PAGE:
Five Routine Minutes: A Texting ProblemPosted: August 15, 2012
Last week, I found myself on the horns of a texting dilemma. I didn’t even know text messaging had horns.
It all started when my employer issued me a new cell phone.
Sadly, they did not arrange to transfer all my stored numbers to the new phone. I’ve remedied that gradually by storing numbers as my co-workers call me. This gradual method is the cause of my problem.
After work, I got a text message from a person who works for me. I know that much because of the way they addressed me. This person wanted me to know that they’d had a death in their family. The message told me how sad their family was at the loss and that they’d just learned of the passing of their loved one.
I felt terrible for them.
But there was a problem. All I had was the sender’s phone number. I’m sure that I must have had this person’s number in my old phone, but that phone is no more.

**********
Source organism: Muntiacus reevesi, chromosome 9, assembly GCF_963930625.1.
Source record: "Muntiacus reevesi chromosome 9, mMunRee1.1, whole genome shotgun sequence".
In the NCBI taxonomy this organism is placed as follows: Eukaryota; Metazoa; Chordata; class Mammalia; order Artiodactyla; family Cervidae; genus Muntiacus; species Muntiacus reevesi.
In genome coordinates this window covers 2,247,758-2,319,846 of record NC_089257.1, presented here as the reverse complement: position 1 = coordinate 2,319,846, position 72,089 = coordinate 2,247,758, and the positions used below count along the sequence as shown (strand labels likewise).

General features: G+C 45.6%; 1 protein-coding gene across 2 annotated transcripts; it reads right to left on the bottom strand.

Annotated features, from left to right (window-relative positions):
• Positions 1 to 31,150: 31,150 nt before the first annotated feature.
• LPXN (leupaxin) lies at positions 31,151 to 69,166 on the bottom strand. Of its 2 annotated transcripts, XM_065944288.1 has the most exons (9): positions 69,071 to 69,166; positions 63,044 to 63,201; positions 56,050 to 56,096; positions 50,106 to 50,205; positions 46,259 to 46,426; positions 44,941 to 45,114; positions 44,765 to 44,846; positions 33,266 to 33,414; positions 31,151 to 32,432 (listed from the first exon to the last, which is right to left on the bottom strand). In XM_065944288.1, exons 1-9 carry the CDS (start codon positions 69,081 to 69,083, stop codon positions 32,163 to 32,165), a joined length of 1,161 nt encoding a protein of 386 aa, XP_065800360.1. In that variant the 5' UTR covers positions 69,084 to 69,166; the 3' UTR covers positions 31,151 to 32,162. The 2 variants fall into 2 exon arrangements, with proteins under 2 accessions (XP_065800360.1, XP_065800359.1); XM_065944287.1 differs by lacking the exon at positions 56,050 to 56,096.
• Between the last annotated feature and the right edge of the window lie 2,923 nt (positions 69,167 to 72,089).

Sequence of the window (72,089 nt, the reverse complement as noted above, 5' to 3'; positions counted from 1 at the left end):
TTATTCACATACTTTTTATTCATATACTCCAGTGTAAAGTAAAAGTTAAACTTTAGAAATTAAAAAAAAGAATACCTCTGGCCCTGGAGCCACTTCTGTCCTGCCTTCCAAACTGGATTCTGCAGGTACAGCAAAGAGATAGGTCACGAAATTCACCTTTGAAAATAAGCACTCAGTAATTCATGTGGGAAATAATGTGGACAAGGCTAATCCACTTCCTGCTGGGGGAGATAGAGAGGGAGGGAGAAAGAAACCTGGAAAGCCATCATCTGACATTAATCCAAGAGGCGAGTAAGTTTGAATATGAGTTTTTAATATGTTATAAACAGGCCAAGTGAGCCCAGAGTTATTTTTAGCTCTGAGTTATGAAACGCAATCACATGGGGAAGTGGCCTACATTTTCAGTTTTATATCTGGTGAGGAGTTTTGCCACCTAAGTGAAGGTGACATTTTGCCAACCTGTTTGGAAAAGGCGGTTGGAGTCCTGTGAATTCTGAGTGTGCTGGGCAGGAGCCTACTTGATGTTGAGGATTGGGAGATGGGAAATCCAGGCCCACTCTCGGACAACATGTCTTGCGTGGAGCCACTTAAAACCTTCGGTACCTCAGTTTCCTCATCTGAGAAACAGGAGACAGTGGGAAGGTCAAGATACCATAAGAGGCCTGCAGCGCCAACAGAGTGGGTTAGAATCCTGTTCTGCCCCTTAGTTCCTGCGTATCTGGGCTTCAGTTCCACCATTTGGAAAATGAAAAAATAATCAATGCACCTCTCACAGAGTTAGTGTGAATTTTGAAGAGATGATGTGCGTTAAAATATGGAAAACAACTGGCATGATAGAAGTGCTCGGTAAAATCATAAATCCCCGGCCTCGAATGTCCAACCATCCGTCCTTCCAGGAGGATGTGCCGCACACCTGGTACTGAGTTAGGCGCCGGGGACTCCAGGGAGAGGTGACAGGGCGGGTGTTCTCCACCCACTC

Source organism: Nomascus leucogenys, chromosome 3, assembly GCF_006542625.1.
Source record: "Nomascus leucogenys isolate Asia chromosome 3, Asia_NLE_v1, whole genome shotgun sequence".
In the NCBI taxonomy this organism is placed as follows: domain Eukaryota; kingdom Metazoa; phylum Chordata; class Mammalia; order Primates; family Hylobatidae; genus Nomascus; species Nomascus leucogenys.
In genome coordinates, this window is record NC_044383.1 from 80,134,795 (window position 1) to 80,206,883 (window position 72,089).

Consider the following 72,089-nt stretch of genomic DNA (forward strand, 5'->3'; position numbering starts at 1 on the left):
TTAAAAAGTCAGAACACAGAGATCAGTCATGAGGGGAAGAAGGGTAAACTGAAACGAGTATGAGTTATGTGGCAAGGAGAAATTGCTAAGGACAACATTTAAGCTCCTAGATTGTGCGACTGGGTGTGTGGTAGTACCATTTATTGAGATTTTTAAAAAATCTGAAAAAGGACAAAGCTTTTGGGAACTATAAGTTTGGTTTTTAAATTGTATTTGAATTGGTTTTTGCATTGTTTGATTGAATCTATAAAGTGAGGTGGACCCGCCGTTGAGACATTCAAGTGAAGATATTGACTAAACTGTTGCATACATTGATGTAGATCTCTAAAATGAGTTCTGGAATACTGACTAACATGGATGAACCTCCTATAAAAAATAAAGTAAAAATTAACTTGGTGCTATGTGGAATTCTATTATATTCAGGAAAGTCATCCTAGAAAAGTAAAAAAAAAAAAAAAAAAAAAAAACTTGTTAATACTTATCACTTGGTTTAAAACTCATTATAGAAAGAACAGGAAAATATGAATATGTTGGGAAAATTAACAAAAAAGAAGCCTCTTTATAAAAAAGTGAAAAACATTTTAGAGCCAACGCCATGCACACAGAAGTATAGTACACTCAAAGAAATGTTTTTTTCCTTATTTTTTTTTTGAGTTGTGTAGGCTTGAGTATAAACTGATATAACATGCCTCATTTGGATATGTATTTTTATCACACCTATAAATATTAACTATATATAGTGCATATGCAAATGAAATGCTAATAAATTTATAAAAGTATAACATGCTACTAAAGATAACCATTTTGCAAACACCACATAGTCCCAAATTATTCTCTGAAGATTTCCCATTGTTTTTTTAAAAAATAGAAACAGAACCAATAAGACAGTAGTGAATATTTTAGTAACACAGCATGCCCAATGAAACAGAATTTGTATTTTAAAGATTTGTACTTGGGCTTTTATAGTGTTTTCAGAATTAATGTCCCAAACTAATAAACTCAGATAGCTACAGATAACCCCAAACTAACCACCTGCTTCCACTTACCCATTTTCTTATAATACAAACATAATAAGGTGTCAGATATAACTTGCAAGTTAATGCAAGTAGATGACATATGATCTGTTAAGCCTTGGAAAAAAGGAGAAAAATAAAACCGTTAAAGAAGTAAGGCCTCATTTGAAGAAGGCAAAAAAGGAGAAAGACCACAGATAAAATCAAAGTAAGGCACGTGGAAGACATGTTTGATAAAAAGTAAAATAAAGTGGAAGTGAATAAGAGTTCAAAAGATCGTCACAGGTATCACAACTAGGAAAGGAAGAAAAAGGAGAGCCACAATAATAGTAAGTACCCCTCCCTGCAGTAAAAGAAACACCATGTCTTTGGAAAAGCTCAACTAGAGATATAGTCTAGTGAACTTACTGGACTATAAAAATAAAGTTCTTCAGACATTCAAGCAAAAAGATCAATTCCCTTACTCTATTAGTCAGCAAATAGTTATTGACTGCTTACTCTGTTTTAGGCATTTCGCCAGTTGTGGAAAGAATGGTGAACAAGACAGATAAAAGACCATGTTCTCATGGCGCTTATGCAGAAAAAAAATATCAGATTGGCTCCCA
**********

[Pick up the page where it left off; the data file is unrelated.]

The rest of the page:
I sent back a very generic message of condolence, thinking their answer might clue me in to who I was texting with. The reply was not helpful.
That told me it wasn’t a wrong number, but I was no closer to figuring out who I was consoling. I thought of calling the number, but I’m so bad at identifying voices on the phone, I knew that could only lead to disaster. The person said they would be coming in to work for a few days before leaving for services for their loved one.
I returned to work. It would only be proper for me to say something encouraging to someone who suffered such a blow. I had no idea who I should be saying something encouraging to. Perhaps I should have said something generally, to everyone on the shift.
That didn’t seem like a good choice.
No one said anything. No one burst into tears. I talked to everyone on the shift when I got the chance and tossed out some general questions about how things were going for them.
Three days later, the mystery mourner stopped by my desk and spent a few minutes thanking me for my support.